The 365 Commitment

Optimized Fat Metabolism

I met this person named Peter Defty, who seems to have coined this concept called Optimized Fat Metabolism, or OFM. He introduced me into the science behind what I had already learned empirically for myself. The human body only has around 2000 calories of glycogen reserves at any given time. Unless that is replenished, it will burn quickly. The body will find every little molecule left wherever it is hiding. Blood stream, intestinal tract, kidneys, liver and muscle tissue. A body that is accustomed to supplying the brain and muscles with glycogen, will continue to want to use that source and will fatigue very rapidly when that fails. During high intensity training, such as running, the body will run out of this fuel source after about 2.5 hours or so. For long distance running, this is no bueno. Marathon runners talk about the wall, which is usually when the average runner hits this 2.5 or 3 hour mark. High performance athletes will complete a marathon in under this time frame and therefore avoid this concern, but for normal humans running out of glycogen stores is a big issue. Now we try to come up with ways to replenish this during the activity. People will load up on carbs ahead of time. Perhaps push that 2000 calorie limit to something like 2500. They will also eat sugary gel packets or drinks. The body might be able to digest some simple sugars fast enough, but usually not. Even a well trained body will not be able to restore the glycogen levels in the blood stream faster than the body burns it during high intensity exercise.
I discovered that the human body could and would actually supply the muscles with another source of energy when pushed to do so. This does not happen at the flip of a switch, it takes about 2 – 3 weeks of the body burning fat as a primary source of energy for it to get used to the idea of supplying the brain and muscles with fat as the primary source of energy. You see the human body does not discriminate, any source of energy that is burnable can and will be used to supply the mitochondria in your cells with energy, assuming it has enough electrolytes and water to aid in the transportation process. A trained body, or a body tuned to burn fat (OFM) will use fat store reserve to sustain intense training. I discovered this by accident one day. I was doing a long term fast, but I also had a commitment to run everyday for a year. So I decided to run, but just really slowly while fasting. However, the 3rd or 4th day, I discovered that suddenly I could run with energy. In fact, I could run a long time. What had happened is that my body switched to burning fat as the primary source, was trained to do so, and now I had an abundant supply. Whereas I had little to no glycogen reserves, I had massive stores of fat cells. Most people have around 15 – 20% body fat. Even a highly trained athlete will have around 10%. This means that there should be plenty of energy source to sustain muscle use and for a prolonged period of time!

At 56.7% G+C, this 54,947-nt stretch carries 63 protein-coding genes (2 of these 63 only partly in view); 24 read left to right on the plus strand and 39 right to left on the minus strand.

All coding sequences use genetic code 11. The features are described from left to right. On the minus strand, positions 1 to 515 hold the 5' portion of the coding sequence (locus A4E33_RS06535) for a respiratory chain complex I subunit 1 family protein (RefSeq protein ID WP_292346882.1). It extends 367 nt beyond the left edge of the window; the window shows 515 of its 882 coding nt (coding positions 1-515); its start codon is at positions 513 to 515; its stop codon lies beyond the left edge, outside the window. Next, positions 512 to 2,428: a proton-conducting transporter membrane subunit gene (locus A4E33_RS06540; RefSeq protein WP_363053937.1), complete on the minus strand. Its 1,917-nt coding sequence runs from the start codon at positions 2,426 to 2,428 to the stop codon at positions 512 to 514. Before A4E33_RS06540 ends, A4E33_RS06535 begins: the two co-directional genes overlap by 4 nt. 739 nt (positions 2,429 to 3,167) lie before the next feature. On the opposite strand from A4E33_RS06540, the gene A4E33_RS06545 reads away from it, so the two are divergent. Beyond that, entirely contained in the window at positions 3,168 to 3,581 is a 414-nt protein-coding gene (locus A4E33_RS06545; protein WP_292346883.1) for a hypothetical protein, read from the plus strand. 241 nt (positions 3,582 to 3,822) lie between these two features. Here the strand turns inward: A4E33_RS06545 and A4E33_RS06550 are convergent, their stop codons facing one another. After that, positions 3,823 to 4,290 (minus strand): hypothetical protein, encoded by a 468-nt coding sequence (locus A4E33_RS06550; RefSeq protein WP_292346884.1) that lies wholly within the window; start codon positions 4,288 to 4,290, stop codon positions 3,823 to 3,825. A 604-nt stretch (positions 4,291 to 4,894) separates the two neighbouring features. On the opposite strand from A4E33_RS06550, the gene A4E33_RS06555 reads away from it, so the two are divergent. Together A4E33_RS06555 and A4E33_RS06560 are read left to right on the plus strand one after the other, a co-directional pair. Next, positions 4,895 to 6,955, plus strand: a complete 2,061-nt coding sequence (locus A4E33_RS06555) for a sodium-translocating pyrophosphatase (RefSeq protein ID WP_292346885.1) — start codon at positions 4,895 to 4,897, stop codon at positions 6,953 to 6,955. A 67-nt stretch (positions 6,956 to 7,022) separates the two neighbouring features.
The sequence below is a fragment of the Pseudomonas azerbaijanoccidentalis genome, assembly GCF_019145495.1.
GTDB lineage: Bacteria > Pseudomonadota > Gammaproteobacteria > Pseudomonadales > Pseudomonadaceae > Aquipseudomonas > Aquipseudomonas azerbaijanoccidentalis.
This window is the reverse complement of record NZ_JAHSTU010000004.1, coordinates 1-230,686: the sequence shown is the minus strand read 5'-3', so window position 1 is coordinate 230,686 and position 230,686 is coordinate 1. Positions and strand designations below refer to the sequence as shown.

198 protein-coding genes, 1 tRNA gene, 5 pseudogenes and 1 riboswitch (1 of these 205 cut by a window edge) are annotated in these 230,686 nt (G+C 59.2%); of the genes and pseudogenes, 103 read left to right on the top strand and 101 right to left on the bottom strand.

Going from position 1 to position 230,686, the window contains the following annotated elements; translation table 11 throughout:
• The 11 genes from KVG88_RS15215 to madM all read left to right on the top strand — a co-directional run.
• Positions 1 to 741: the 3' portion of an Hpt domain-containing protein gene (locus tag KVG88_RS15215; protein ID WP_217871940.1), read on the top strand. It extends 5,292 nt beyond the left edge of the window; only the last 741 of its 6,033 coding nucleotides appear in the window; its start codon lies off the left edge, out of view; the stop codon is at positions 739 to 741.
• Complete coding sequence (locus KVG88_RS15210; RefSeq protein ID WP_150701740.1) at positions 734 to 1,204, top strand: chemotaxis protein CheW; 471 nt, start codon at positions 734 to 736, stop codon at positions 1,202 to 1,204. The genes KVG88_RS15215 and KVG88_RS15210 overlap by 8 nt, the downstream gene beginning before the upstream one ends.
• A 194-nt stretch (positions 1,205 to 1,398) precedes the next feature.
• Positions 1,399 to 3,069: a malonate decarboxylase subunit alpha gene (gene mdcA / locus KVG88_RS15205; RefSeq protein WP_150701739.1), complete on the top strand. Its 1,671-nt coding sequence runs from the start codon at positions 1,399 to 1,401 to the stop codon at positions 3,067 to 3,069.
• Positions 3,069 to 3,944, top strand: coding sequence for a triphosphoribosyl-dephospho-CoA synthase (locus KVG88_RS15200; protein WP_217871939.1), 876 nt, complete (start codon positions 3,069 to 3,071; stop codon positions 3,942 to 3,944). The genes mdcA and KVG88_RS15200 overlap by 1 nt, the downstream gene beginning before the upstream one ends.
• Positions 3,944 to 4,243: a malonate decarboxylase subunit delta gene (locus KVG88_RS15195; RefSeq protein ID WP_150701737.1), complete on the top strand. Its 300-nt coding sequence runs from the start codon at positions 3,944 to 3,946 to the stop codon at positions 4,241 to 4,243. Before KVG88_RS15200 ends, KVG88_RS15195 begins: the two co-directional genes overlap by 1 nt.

So when I started to run long distances, as long as my body was in a Optimized Fat Metabolism state, then I could go on for a long period of time without fatigue from lack of energy. Muscle fatigue caused by lactic acid build up is another story. I got nervous before my first marathon and started to believe the advertisements that I needed to have glycogen packets with me, and so I did. A few weeks before the marathon I started training with sugary gels to get my stomach used to it. That worked ok, but I had a significant problem. During the actual race, I went to fast, I burned the glycogen stores faster then I could replenish them. I started feeling sick and did not want to eat the gel packs. As a consequence, I really did run out of energy about mile 21, 3 hours into the race. I bonked. I finished, but it took me almost an hour to finish the last 5 miles.

During training months previous, I had ran 30 mile distance training easily with no glycogen packets. In fact there were days that I would just run, forgetting to bring anything but water. I was in a OFM state, and I could handle it. No GI issues, no bonking, just dealing with muscle fatigue. There really is something to Mr. Defty’s idea of a body designed to burn fat during high intensity exercise.

Guy Reams

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